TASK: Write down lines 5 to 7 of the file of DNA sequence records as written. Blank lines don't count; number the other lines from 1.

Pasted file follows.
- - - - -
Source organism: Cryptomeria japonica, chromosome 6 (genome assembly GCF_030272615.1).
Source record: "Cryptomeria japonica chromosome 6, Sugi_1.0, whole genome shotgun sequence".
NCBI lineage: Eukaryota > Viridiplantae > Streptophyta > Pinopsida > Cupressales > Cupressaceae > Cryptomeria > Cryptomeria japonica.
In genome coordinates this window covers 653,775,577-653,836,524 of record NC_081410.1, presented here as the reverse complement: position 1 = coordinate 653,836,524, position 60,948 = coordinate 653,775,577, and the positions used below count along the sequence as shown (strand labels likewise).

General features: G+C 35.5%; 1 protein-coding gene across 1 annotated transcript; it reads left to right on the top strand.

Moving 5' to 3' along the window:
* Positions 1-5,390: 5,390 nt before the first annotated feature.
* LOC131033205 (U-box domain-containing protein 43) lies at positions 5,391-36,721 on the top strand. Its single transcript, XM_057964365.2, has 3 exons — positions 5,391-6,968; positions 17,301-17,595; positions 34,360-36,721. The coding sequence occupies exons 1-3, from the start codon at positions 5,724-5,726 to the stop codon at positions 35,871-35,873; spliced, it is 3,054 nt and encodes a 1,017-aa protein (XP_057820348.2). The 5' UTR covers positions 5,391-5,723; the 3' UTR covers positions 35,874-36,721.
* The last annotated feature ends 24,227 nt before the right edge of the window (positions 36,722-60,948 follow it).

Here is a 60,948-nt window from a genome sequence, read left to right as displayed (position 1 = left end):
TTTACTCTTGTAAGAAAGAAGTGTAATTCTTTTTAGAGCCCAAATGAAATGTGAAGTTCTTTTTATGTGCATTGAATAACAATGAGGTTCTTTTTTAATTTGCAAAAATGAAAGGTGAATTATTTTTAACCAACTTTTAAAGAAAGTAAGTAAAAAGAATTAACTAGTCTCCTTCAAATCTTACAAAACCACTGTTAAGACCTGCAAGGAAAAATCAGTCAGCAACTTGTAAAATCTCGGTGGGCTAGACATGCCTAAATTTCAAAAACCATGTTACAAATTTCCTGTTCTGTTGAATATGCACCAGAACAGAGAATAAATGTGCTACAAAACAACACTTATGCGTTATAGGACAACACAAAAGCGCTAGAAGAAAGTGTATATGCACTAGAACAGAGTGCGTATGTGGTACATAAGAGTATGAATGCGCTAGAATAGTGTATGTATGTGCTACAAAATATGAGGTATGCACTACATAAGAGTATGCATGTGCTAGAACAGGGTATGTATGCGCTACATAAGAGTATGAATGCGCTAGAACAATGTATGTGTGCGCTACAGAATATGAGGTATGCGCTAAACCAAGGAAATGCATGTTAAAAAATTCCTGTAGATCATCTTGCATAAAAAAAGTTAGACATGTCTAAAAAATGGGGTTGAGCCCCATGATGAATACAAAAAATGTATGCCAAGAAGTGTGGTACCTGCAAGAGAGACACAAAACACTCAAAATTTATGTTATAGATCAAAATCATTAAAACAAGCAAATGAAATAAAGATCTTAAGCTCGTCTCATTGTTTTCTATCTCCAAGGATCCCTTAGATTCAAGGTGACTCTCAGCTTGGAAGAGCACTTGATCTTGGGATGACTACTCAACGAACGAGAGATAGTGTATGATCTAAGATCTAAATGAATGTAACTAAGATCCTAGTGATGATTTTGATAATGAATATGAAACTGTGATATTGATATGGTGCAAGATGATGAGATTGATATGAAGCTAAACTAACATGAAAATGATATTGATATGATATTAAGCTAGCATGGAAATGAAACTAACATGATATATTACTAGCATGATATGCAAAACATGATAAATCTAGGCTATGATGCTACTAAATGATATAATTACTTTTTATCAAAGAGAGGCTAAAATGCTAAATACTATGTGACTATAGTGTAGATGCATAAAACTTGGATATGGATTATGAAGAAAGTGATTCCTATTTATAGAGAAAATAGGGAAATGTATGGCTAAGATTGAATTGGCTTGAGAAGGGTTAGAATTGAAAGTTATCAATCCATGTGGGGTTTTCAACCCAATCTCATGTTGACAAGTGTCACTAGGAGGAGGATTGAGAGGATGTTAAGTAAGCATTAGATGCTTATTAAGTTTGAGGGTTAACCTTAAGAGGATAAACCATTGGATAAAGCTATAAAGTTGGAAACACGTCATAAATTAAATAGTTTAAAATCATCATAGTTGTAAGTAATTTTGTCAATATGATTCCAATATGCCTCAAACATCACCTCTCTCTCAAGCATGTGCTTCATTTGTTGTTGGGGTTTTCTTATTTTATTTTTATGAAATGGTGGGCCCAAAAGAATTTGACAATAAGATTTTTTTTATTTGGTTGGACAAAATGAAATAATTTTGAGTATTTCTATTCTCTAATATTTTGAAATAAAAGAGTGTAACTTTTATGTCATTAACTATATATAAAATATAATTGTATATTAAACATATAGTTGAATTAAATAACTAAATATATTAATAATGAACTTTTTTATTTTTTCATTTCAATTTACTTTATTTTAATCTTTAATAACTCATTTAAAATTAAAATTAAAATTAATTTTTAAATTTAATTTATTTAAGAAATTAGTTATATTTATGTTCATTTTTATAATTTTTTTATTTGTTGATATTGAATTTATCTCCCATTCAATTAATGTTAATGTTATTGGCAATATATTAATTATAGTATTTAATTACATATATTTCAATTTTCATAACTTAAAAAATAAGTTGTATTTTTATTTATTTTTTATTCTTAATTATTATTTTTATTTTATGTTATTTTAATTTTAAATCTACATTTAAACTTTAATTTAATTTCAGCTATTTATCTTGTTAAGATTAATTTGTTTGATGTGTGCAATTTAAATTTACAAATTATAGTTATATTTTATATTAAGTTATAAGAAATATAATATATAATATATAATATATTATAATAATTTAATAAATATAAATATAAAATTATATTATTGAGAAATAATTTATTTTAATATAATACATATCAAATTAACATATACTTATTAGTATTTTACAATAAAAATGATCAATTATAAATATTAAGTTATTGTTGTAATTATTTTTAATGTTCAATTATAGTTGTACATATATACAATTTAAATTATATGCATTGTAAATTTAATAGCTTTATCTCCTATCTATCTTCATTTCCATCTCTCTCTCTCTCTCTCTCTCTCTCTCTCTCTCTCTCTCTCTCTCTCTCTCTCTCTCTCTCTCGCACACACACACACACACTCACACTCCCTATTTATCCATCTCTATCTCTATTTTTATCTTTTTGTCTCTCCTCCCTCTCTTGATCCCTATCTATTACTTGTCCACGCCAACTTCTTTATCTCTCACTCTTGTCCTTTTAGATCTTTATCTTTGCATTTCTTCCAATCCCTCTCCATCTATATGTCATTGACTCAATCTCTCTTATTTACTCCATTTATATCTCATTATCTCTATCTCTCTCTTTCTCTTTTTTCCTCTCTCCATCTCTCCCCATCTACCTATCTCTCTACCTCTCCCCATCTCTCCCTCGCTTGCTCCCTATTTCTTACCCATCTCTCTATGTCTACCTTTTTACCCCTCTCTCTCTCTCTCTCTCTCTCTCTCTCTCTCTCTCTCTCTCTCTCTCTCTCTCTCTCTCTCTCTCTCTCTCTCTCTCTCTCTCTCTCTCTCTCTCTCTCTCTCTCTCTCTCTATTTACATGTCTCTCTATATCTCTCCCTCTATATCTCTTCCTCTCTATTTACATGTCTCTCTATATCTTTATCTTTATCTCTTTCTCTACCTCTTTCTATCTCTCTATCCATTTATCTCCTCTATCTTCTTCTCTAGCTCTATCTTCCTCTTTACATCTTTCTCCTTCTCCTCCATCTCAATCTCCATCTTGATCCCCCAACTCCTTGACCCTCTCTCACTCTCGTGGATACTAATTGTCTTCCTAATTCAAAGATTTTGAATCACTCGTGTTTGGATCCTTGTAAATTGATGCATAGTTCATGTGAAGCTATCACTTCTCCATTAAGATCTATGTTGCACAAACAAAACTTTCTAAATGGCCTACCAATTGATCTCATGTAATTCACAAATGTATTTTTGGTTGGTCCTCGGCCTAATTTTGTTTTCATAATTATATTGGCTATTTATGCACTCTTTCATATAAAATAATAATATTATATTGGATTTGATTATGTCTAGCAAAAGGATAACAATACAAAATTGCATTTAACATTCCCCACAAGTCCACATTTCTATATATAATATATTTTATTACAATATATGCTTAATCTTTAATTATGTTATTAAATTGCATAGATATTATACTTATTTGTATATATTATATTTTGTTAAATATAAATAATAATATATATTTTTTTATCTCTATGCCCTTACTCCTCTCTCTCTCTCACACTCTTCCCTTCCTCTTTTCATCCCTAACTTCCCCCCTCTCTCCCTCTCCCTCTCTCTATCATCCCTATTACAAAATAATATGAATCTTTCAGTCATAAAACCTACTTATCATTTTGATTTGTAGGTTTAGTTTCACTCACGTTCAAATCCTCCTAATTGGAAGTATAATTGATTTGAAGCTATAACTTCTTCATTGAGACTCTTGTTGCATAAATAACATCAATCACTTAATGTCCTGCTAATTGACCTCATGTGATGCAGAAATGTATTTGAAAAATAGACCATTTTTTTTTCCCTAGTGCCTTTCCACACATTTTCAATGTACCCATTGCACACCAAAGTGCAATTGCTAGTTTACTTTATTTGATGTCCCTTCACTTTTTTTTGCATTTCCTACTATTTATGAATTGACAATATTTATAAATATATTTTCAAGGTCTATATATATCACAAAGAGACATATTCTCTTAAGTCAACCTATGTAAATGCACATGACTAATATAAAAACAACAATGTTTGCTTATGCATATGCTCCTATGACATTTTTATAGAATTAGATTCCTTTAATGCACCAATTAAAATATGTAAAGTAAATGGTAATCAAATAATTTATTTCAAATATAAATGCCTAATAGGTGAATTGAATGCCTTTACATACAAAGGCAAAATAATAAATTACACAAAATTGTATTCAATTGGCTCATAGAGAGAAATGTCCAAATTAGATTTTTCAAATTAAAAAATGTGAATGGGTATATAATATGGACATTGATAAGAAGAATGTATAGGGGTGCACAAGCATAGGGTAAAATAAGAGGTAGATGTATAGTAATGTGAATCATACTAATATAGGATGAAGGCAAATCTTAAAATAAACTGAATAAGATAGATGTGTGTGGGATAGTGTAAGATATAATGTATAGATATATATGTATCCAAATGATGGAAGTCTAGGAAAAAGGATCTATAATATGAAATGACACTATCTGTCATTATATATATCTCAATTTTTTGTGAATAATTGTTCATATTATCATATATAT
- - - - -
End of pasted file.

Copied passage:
General features: G+C 35.5%; 1 protein-coding gene across 1 annotated transcript; it reads left to right on the top strand.

Moving 5' to 3' along the window:
* Positions 1-5,390: 5,390 nt before the first annotated feature.